Tough day at work? Have a big spinach salad for lunch to help you feel more upbeat and ready to take on the second half of the day. The folate in dark, leafy greens such as spinach and mustard greens produces the pleasure-inducing brain chemical dopamine. Spinach also provides some protein and fiber (about 3 grams of each per 3-cup serving of raw spinach). The potassium, magnesium, and calcium in spinach also support normal muscle and nerve function to soothe the body's "fight or flight" response to stress, so you can deal with whatever comes your way.


Folate-rich oranges are also a great go-to stress management food. They're packed with potassium and filling fiber, and the bright color and flavor provide a nice mood boost. What's especially awesome about oranges is that the vitamin C in there—also present in many other fruits and veggies—may help slow the production of the stress hormone cortisol. Getting a handle on cortisol is key, as chronically high levels have been associated with health conditions. Don't like citrus? Try kiwi, mango, or berries, which also offer stress-reducing benefits. For less-sweet options, try tomatoes, broccoli, cauliflower, spinach, or winter squash.


The protein and fat in eggs help stabilize blood sugar, and eggs are an easy addition to nearly any meal. Hard-boiled eggs also make a convenient snack. Bonus: They also offer instant portion control, at just 70 calories each. Like most animal proteins, eggs are a good source of tryptophan, which is needed for serotonin production to keep you feeling positive. What else do eggs have going for them? The anti-inflammatory impact of the omega-3 fatty acids in eggs may help counteract the effect of stress hormones (namely, cortisol and its BFF, adrenaline), which can lead to chronic inflammation in the body.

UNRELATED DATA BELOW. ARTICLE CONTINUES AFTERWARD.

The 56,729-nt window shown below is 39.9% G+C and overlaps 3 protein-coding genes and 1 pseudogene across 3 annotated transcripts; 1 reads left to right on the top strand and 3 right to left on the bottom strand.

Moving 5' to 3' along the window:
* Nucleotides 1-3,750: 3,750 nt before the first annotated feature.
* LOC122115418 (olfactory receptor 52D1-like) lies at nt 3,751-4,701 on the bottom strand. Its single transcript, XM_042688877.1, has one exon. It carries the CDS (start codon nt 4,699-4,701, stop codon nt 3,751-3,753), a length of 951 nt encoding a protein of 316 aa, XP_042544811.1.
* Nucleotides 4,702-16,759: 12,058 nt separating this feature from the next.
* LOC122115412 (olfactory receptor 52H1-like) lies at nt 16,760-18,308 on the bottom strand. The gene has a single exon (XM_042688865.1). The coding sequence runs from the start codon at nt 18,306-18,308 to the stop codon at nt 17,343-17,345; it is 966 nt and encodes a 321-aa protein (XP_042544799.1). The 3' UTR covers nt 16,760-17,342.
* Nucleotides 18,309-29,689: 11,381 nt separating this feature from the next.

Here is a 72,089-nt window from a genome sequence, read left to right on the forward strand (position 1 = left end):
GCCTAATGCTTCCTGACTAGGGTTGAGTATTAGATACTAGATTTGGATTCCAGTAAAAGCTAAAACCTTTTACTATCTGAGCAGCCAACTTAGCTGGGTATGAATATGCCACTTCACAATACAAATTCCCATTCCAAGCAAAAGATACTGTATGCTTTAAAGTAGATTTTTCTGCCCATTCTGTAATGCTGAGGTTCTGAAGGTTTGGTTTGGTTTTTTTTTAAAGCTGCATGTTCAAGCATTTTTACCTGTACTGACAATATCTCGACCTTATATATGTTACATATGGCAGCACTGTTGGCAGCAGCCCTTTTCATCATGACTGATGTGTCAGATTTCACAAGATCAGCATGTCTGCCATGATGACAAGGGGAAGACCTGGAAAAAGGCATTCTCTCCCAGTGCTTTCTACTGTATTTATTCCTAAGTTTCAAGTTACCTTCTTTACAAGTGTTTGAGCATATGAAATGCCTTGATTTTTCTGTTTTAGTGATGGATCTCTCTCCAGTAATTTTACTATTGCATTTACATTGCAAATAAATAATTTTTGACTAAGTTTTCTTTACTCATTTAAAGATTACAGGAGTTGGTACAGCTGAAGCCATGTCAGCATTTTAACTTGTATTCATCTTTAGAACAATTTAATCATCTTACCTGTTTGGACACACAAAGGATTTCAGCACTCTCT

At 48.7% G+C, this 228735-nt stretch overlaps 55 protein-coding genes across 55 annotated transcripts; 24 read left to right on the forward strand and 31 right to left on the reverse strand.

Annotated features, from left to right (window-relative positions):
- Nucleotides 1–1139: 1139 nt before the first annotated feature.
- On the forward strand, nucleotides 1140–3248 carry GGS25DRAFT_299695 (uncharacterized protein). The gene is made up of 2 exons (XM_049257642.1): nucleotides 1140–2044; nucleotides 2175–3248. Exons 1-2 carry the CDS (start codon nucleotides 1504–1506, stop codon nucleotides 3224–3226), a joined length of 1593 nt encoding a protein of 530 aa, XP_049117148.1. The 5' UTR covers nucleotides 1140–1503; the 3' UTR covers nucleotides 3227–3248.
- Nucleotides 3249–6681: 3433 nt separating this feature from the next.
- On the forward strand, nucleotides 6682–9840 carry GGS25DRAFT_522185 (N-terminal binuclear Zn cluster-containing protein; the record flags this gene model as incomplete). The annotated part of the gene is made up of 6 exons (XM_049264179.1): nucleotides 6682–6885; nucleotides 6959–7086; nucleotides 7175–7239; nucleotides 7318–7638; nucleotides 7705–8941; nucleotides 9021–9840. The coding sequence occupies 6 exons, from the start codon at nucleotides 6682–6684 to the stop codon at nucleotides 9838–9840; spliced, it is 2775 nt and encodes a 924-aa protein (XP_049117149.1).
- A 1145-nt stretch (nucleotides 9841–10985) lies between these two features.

Sardines are another great source of anti-inflammatory omega-3 fatty acids as well as tryptophan and protein. You can enjoy canned sardines on whole-wheat toast, cooked as part of a sauce, or mixed with a little plain Greek yogurt or olive oil to make a tuna-style salad on a bed of your favorite greens. Fresh sardines are delicious grilled, too. Just can't wrap your head around eating sardines? Other fatty fish like salmon, tuna, and mackerel also provide lots of omega-3s, or you may want to ask your doctor about a fish oil supplement. Walnuts, chia seeds, and ground flaxseed are some plant-based sources of omega-3's, but they may not be absorbed as efficiently as those found in animal sources.


Nuts make for a handy, easily transportable snack you can sneak into a meeting or slip into your bag to munch on mid-flight, on your commute, or between appointments on a busy day. Aside from providing a balancing mix of protein, fat, and fiber, the potassium in pistachios helps with muscle and nerve function. A serving size is about 45 nuts, which means they'll take you a while to eat. Buy the ones that are still in their shells—shelling them yourself (not while driving, though!) gives your hands something to do, which also soothes stress.